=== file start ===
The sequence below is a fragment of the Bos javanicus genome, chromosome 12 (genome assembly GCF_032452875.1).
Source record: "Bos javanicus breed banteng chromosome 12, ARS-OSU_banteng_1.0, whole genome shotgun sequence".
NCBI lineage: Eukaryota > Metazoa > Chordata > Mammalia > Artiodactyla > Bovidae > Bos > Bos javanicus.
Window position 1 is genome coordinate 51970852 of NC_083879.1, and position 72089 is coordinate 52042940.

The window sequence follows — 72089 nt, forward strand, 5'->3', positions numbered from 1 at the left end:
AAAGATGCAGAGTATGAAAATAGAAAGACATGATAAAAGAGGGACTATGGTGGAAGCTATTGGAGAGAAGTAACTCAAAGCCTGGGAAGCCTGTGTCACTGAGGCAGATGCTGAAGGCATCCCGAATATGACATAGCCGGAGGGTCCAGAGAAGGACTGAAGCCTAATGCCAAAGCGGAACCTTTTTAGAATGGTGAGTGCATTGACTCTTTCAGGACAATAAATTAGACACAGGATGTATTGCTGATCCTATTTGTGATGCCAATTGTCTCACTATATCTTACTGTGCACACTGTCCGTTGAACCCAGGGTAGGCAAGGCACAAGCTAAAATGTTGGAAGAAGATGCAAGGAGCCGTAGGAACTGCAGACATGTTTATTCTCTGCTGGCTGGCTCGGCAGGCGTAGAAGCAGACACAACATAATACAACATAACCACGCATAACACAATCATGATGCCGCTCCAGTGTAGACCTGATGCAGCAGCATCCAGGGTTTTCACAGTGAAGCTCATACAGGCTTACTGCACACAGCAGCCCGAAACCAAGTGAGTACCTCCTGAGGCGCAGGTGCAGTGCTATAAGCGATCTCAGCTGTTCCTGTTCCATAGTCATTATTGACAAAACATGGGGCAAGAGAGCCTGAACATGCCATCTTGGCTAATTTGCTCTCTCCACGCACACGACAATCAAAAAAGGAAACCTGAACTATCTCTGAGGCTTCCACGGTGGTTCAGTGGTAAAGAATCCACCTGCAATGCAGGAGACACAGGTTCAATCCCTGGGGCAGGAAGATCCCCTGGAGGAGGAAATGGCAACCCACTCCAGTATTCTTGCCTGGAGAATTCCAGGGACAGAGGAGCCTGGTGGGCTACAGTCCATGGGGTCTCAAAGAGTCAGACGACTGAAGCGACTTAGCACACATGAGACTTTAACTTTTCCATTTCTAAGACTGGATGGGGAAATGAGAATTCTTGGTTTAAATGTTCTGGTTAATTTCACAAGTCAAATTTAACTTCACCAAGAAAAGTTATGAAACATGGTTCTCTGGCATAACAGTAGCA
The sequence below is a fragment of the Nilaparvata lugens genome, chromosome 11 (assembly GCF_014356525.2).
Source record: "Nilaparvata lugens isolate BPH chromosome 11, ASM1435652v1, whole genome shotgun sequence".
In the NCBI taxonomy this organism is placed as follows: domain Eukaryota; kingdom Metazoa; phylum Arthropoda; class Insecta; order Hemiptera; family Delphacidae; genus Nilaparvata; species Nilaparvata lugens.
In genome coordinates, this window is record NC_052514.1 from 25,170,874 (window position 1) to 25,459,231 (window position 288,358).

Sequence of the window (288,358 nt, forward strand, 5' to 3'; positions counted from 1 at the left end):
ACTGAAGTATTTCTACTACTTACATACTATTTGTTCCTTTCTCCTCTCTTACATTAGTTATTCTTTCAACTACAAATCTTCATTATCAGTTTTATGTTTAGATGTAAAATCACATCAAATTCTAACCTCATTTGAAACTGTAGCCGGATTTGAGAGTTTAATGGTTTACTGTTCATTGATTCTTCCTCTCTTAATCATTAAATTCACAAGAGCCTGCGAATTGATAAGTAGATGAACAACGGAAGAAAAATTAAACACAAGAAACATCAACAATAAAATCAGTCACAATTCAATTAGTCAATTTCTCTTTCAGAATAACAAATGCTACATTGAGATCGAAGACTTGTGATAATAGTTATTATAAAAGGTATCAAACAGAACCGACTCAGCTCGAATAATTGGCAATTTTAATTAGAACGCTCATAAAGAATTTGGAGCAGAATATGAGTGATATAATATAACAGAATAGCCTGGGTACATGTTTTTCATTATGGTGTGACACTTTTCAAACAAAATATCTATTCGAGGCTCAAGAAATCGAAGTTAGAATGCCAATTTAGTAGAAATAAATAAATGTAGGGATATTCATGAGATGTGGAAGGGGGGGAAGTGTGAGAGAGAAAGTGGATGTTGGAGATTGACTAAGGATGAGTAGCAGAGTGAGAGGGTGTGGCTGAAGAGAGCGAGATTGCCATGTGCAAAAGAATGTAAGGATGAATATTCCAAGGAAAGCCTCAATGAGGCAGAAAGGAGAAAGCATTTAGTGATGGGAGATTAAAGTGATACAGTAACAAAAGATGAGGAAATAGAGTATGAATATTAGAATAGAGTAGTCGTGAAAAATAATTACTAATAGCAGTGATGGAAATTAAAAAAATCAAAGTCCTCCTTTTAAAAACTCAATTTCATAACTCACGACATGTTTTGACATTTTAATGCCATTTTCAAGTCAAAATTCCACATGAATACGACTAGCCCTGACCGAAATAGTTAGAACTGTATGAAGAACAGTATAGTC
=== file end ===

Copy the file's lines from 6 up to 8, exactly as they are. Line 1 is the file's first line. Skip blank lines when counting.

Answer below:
AAAGATGCAGAGTATGAAAATAGAAAGACATGATAAAAGAGGGACTATGGTGGAAGCTATTGGAGAGAAGTAACTCAAAGCCTGGGAAGCCTGTGTCACTGAGGCAGATGCTGAAGGCATCCCGAATATGACATAGCCGGAGGGTCCAGAGAAGGACTGAAGCCTAATGCCAAAGCGGAACCTTTTTAGAATGGTGAGTGCATTGACTCTTTCAGGACAATAAATTAGACACAGGATGTATTGCTGATCCTATTTGTGATGCCAATTGTCTCACTATATCTTACTGTGCACACTGTCCGTTGAACCCAGGGTAGGCAAGGCACAAGCTAAAATGTTGGAAGAAGATGCAAGGAGCCGTAGGAACTGCAGACATGTTTATTCTCTGCTGGCTGGCTCGGCAGGCGTAGAAGCAGACACAACATAATACAACATAACCACGCATAACACAATCATGATGCCGCTCCAGTGTAGACCTGATGCAGCAGCATCCAGGGTTTTCACAGTGAAGCTCATACAGGCTTACTGCACACAGCAGCCCGAAACCAAGTGAGTACCTCCTGAGGCGCAGGTGCAGTGCTATAAGCGATCTCAGCTGTTCCTGTTCCATAGTCATTATTGACAAAACATGGGGCAAGAGAGCCTGAACATGCCATCTTGGCTAATTTGCTCTCTCCACGCACACGACAATCAAAAAAGGAAACCTGAACTATCTCTGAGGCTTCCACGGTGGTTCAGTGGTAAAGAATCCACCTGCAATGCAGGAGACACAGGTTCAATCCCTGGGGCAGGAAGATCCCCTGGAGGAGGAAATGGCAACCCACTCCAGTATTCTTGCCTGGAGAATTCCAGGGACAGAGGAGCCTGGTGGGCTACAGTCCATGGGGTCTCAAAGAGTCAGACGACTGAAGCGACTTAGCACACATGAGACTTTAACTTTTCCATTTCTAAGACTGGATGGGGAAATGAGAATTCTTGGTTTAAATGTTCTGGTTAATTTCACAAGTCAAATTTAACTTCACCAAGAAAAGTTATGAAACATGGTTCTCTGGCATAACAGTAGCA
The sequence below is a fragment of the Nilaparvata lugens genome, chromosome 11 (assembly GCF_014356525.2).
Source record: "Nilaparvata lugens isolate BPH chromosome 11, ASM1435652v1, whole genome shotgun sequence".